Definition of Brigue

1. n. A cabal, intrigue, faction, contention, strife, or quarrel.



2. v. i. To contend for; to canvass; to solicit.

Definition of Brigue

1. Noun. (obsolete) Intrigue, secretive machinations. ¹

2. Verb. (obsolete) To achieve or obtain by underhand methods. ¹

¹ Source: wiktionary.com

Definition of Brigue

1. to intrigue [v BRIGUED, BRIGUING, BRIGUES] - See also: intrigue

Lexicographical Neighbors of Brigue

brightest
brightfield
brightish
brightly
brightness
brightness constancy
brightness difference threshold
brightness level
brightnesses
brights
brightsome
brightwork
brightworks
brigose
brigs
brigue (current term)
brigued
brigues
briguing
briguings
brik
briks
brill
brill-zinsser disease
briller
brillest
brilliance
brilliances
brilliancies
brilliancy

Literary usage of Brigue

Below you will find example usage of this term as found in modern and/or classical literature:

1. Switzerland and the Adjacent Portions of Italy, Savoy, and Tyrol: Handbook by Karl Baedeker (Firm) (1905)
"One-horse carr. from the Rhone Glacier to Münster 10, two-horse 20 fr. ; to Fiesch 18 or 35, to brigue 30 or 60 fr. ; from brigue to ..."

2. Switzerland, Together with Chamonix and the Italian Lakes: Handbook for by Karl Baedeker (Firm) (1922)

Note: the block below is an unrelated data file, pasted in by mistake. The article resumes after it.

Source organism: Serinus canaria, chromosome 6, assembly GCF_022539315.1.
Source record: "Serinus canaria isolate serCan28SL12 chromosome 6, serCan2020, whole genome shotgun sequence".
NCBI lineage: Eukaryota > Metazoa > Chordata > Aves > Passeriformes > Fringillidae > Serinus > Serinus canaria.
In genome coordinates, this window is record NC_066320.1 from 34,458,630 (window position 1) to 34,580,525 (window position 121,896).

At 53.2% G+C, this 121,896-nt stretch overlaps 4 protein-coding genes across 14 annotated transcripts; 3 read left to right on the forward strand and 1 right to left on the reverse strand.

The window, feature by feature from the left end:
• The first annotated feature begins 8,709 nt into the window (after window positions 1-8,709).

"Prom brigue and from Ulrichen to Domodossola. I. From brigue to Domodossola. The Simplón Railway and Road. a. Simplón Railway. ..."

3. Italy: Handbook for Travellers by Karl Baedeker (Firm) (1906)
"+ Í. From Paris (Geneva) to Turin by Mont Genis .... From Geneva to Culoz,. 2. From brigue (Lausanne) to Milan via Aroi'a. Simplón Railway 3 3. ..."

4. Guide Through Germany, Austria-Hungary, Switzerland, Italy, France, Belgium by Hamburg-Amerikanische Packetfahrt-Actien-Gesellschaft (1908)
"It leaves brigue in a northerly direction, ... The Furka, Grimsel and brigue diligences stop here at midday for lunch, the evening coaches putting up here ..."

5. Letters from Europe: Comprising the Journal of a Tour Through Ireland by Nathaniel Hazeltine Carter (1827)
"brigue is about forty miles from the source of the Rhone, which rises among the glaciers, to the north of St. Gothard. The river is here comparatively small ..."

6. Letters from Europe, Comprising the Journal of a Tour Through Ireland by Nathaniel Hazeltine Carter (1829)
"DEPARTURE 1'ROM brigue—VALE OF THE RHONE SKETCH OF ITS SCENERY ALPS AND ... brigue is about forty miles from the source of the Rhone, which rises among the ..."

7. Northern Italy: Handbook for Travellers by Karl Baedeker (Firm), Karl Baedeker (1913)
"From brigue (Lausanne) to Milan via Arona. Simplón Railway. 3 3. From Lucerne (Bale) to Milan via Lugano and Chiasso. St. Gotthard Railway 6 4. ..."

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